Take the Vulnerability Coordination Maturity Model survey today!
By Katie Moussouris
The question for all organizations isn't if, but when someone will discover a vulnerability in your software or systems. Do you have a graceful way to deal with that vulnerability report? What you do about it next can determine how it affects your organization, your customers, and your ability to defend against threats.
It's time for something new to talk about in the well-trodden vulnerability disclosure discussion: a Vulnerability Coordination Maturity Model, also described here on Youtube. This is a new and practical open guide to help organizations measure, benchmark, and improve their vulnerability handling capabilities when someone reports a security bug to them.
A Maturity Model for Vulnerability Coordination
Inspired by other familiar maturity models in secure software development, threat response, and others, we recognized a gap in the practical guidance in vulnerability coordination for not just software companies, but all organizations. We have released this model to help both established organizations as well as new vendors currently increasing their dependence on internet-connected software.
The Vulnerability Coordination Maturity Model will help organizations:
- Assess their preparedness to respond to vulnerability reports and act on them.
- Build a list of activities to enhance their abilities to respond to security bug reports in their own software or services.
- Create a roadmap towards improving their vulnerability coordination and security over time.
Well over a decade ago, before the ISO standard for vulnerability disclosure (29147) and vulnerability handling processes (30111) were even a glimmer in the eye of the original editor, security researchers, hackers, and companies were wrestling with one of the oldest and most contentious debates in software: what is the best way to disclose a security vulnerability? I've written many thoughts over the years, and I've authored vulnerability disclosure policies for the largest software companies in the world. Yet we stand once again at the brink of another attempt to establish common best practices among security researchers, who find vulnerabilities, and those who are responsible for fixing them. My hope for this multistakeholder event is that we can together support strategies for coordinating vulnerabilities between hackers and vendors, as well as between vendors themselves, as was the case with Heartbleed.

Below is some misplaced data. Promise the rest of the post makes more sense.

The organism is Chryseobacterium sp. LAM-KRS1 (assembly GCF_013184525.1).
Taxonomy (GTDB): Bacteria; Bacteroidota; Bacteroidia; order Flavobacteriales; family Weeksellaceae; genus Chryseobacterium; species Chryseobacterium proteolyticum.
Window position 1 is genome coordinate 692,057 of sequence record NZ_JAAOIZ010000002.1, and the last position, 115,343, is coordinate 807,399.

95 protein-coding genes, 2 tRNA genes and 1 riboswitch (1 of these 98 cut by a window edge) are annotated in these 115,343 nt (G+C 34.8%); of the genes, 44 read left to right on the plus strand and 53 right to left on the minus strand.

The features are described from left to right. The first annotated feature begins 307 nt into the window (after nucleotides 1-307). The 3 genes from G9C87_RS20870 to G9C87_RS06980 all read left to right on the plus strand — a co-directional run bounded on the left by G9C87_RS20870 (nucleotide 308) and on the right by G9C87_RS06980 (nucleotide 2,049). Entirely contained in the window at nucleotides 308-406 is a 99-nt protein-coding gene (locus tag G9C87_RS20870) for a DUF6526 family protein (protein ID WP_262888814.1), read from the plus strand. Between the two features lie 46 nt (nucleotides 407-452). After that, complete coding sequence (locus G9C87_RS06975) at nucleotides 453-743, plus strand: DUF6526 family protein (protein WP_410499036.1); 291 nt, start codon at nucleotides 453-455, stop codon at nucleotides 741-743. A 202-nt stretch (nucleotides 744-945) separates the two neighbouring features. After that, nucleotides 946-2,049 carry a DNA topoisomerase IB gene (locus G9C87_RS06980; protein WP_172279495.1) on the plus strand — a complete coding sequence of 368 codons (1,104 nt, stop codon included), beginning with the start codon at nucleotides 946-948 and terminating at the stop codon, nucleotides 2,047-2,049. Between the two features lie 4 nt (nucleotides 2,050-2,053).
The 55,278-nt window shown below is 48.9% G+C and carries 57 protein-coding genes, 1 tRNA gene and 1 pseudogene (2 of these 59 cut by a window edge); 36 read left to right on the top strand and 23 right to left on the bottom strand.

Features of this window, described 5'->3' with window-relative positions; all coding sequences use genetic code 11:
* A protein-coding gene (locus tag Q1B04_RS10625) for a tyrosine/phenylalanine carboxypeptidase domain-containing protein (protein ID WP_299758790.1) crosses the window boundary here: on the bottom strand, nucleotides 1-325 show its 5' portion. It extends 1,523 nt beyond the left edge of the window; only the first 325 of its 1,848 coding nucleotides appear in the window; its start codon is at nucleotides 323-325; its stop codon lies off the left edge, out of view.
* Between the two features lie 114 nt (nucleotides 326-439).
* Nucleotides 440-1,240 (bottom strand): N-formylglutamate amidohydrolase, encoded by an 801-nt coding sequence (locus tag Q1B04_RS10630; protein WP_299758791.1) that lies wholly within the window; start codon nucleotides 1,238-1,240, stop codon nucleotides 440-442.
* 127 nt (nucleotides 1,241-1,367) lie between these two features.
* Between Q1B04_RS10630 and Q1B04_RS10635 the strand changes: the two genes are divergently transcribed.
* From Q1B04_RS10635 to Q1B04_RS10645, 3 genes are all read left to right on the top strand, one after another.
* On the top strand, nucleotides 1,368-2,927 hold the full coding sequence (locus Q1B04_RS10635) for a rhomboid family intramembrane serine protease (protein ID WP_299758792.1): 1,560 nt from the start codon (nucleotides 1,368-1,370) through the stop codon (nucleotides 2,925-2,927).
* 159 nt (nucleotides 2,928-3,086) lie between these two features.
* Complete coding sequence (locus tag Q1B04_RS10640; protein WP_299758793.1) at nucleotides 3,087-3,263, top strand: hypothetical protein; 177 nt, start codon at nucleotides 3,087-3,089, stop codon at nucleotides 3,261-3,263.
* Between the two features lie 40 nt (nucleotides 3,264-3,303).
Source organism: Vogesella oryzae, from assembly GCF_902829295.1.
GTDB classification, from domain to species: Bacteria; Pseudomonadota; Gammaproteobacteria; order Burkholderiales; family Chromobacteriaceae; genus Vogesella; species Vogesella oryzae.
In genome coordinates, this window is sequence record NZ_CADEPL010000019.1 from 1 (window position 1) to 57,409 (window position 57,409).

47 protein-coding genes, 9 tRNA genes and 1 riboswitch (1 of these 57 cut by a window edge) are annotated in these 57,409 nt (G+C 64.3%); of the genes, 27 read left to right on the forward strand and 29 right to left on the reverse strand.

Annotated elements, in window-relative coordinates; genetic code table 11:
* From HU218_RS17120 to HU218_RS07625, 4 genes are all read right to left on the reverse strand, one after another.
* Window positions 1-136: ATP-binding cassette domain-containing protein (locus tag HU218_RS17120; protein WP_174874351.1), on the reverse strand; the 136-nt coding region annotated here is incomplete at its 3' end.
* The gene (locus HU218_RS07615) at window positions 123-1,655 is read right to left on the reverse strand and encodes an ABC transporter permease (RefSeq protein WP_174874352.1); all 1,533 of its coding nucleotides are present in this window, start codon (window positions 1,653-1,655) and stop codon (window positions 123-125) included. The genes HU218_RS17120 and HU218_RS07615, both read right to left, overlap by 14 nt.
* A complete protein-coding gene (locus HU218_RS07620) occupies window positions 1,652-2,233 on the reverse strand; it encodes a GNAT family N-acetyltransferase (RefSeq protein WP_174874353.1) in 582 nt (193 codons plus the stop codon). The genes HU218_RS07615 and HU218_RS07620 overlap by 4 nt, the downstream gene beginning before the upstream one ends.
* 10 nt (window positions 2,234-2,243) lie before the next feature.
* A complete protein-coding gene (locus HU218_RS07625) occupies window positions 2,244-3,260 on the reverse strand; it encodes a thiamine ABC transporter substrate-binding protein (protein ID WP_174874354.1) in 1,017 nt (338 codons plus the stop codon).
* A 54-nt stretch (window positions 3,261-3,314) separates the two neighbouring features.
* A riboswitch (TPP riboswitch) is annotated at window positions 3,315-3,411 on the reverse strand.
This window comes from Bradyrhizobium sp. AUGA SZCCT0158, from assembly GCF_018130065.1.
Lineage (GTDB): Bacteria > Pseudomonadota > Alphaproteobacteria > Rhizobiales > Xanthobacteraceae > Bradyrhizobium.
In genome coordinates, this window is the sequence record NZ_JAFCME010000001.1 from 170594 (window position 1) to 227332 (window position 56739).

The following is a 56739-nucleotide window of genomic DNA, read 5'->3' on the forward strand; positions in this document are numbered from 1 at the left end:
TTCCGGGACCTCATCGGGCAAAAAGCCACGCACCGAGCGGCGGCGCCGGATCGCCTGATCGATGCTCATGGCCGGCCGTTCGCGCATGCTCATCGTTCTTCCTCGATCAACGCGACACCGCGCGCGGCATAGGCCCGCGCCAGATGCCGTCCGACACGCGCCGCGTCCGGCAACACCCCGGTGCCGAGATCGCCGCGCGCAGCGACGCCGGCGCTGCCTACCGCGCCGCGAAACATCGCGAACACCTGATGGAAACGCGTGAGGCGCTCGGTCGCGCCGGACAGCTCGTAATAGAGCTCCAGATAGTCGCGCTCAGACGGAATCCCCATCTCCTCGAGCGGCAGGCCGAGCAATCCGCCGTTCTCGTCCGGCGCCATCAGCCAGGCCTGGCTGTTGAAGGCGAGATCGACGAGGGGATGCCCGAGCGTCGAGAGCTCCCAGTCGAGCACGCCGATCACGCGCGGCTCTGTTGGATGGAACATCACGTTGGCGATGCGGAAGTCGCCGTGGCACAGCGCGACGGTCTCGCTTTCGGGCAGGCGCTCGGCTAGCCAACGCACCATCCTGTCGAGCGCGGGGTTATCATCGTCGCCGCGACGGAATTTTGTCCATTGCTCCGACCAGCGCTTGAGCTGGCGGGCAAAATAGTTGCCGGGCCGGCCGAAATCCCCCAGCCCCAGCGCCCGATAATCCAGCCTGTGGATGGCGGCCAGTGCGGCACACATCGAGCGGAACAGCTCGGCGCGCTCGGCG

Enter the Vulnerability Coordination Maturity Model, that takes best practices, cites the existing ISO standards, and describes how they can be augmented with even better capabilities. The maturity model shows how to take a beginner's level of vulnerability coordination and turn it into powerful ways to improve defense by leaps, possibly even disrupting adversaries with the knowledge gained.
Below are the five capability areas at the heart of the Vulnerability Coordination Maturity Model.
We are excited to bring you this Maturity Model as a tool to benchmark your current capabilities and a resource to return to in order to measure your organizational improvements over time. It is a practical and simple guide to get you started, no matter if you have simple capabilities or if you are highly sophisticated and are looking to tune your investment in vulnerability coordination to achieve the best outcomes.
There's a saying we in security are fond of: never waste a good crisis. That means each vulnerability reported to you isn't necessarily a crisis, but it's something to remind you that code is written by humans, who are flawed, yet we are also great at improving ourselves when motivated and given guidance to do so.
Take the Self-Assessment Survey
Take the Vulnerability Coordination Maturity Model survey and see how your organization stacks up, and where you need to invest in securing your products, learning from your mistakes, or download the slides that describe the model here. We can't wait to hear from you with questions, suggestions, and success stories of learning from your vulnerabilities to build safer software sooner.
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